Boy Scout builds new digs for Pontiac dogs
Saturday, December 22, 2012 9:56 PM EST
By DUSTIN BLITCHOK
Of The Oakland Press
PONTIAC — When Jacq, a 5-year-old pit bull terrier, received a new, insulated doghouse with his name on it, he jumped around in excitement before going right inside.
“They’re awesome,” said Jacq’s owner, Debra Wilson, of the Animal Care Network volunteers who delivered the doghouse on Saturday. “I thank god for them.”
Inside Wilson’s home near Baldwin School Park, Christmas stockings hang over the fireplace for Jacq and Kodee, her 3 pound teacup chihuahua.
The Animal Care Network has helped out with food and vaccinations for Wilson’s dogs, she said.
“If I take too long to call them, they call me and ask if I need anything,” Wilson said.
Jacq’s new doghouse was built by Jacob Thoma, 15, as a project for Boy Scout Troop 326, based at St. Patrick’s Parish in White Lake Township.
The West Bloomfield teen said he built the doghouses as his Eagle Scout project after finding out that Animal Care Network needed them.
“We had a great, great day,” said Pam Porteous, who has volunteered with Animal Care Network since its inception in 1994. “It went very well.”
The volunteers delivered a total of five doghouses in Pontiac on Saturday.
Wilson said she doesn’t leave Jacq outside for long, other than to answer the call of nature. Porteous said that’s sadly not the case with many dog owners.
“It’s very upsetting. You don’t always see decent people like we saw today,” she said. “We (often) see a backyard that has maybe five dogs that are skin and bones.”
With temperatures now at or below the freezing point, pet owners need to provide proper shelter for animals, Porteous said.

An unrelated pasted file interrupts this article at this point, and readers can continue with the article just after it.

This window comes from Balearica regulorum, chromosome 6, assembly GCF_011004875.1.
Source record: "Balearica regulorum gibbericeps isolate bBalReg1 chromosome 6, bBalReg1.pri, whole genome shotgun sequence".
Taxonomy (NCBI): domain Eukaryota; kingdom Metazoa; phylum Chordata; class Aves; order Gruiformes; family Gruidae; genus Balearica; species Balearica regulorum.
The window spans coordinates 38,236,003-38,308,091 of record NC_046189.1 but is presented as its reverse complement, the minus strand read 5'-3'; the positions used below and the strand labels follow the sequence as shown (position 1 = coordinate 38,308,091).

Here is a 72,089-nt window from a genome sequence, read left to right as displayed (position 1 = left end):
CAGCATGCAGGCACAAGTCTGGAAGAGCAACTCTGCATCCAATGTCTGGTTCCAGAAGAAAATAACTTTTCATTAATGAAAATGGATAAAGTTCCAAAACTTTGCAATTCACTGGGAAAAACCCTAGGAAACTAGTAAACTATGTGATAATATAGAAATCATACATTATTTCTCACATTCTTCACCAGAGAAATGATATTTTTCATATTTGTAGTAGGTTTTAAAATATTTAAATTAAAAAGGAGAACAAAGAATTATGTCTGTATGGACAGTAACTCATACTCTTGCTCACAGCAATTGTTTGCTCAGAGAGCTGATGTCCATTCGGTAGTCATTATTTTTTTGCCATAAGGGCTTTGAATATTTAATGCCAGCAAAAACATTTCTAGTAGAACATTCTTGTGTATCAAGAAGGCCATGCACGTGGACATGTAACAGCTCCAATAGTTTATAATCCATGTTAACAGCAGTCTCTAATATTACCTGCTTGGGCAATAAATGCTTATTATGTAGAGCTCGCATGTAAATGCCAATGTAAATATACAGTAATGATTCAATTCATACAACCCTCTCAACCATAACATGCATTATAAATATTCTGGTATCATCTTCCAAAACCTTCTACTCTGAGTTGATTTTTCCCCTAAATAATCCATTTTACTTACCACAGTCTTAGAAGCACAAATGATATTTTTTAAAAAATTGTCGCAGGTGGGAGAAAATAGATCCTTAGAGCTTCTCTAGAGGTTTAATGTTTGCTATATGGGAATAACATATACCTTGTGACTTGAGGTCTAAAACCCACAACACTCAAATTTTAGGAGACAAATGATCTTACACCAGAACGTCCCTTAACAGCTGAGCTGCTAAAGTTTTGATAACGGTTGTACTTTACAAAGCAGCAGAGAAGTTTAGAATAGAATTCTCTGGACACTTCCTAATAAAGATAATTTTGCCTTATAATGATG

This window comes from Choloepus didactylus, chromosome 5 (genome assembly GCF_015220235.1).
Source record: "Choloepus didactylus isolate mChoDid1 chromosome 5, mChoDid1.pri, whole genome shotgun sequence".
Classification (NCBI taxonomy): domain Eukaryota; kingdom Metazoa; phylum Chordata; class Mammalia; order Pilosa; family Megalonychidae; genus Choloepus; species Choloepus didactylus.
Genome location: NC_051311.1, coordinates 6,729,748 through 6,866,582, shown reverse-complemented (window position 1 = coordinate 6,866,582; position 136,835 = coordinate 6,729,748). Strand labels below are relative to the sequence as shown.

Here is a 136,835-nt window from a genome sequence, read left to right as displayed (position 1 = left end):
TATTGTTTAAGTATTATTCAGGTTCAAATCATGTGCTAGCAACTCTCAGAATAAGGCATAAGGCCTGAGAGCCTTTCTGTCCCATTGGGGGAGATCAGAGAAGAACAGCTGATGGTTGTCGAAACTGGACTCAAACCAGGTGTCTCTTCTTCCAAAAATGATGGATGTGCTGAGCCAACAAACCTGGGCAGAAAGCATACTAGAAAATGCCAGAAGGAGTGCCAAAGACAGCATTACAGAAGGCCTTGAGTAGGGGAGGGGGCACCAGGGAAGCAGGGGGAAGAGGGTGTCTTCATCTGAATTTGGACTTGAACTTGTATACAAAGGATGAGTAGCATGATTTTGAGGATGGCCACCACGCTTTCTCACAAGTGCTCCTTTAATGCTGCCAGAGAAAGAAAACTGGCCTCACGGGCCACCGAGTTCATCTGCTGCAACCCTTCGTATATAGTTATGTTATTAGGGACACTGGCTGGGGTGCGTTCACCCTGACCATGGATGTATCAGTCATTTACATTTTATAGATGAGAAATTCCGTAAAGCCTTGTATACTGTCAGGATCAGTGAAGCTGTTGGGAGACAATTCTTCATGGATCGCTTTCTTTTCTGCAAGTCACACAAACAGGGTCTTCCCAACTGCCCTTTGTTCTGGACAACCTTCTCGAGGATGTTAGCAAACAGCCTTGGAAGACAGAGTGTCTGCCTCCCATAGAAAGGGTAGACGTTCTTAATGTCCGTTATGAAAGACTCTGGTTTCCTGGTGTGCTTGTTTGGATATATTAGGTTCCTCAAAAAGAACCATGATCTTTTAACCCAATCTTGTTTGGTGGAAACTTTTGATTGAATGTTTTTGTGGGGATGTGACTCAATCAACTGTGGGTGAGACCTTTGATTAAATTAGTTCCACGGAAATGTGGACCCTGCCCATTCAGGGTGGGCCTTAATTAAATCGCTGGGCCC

“If the dogs are outside and they are thin, they can freeze to death,” she said. “We found 12 dogs last winter (in Pontiac) that froze to death.”
Porteous and other Animal Care Network volunteers drive city streets looking for animals without proper food or shelter, and receive tips from neighbors, utility workers and others who spot an animal in need of help, she said.
“We see a lot of neglect, animal abuse … a lot of breeding. We see a lot of malnutrition,” she said.
The nonprofit has rescued a total of 13,000 dogs and cats.
Animal Care Network helps pet owners out with doghouses, straw, food, and financial assistance for spaying and neutering, including transportation to and from the veterinarian’s office, Porteous said.
“Some days we think it’s better, some days we think it’s worse,” she said.
“One day last month, we came across something like 54 puppies at four different addresses, from people breeding pit bulls. That’s a discouraging day for us, because we still have the people that refuse to spay and neuter their dogs, and that’s frustrating for us.”
To receive assistance from Animal Care Network, animals must be spayed or neutered.
The doghouses delivered on Saturday arrived on a flatbed truck from the Auburn Hills-based business Corporate Auto.
Ken Tompor, the owner of the business, said he first learned of Animal Care Network about three years ago from a newspaper article.
He began helping out by donating to the nonprofit, and then by buying food and straw and maintaining Porteous’ van.
“One day, I just decided to buy her a new truck,” he said.
The goal, Tompor said, is to distribute 100 doghouses in Pontiac. The Oakland Township resident said he insulated the doghouses built by Thoma.
“If it makes one day of difference for them, then it’s worth it — one day of comfort, without rain or snow,” Tompor said.
Animals “can’t raise their paw and say, “I’m cold’ (or) ‘I’m hungry,’” he said.
Contact staff writer Dustin Blitchok at 248-745-4685 or email@example.com. Follow him on Twitter @SincerelyDustin
FYI: The Animal Care Network can be contacted at 248-678-2756, and donations can be sent to P.O. Box 566, Roseville, Mich. 48066. For more information, visitwww.michigananimaladoptionnetwork.org
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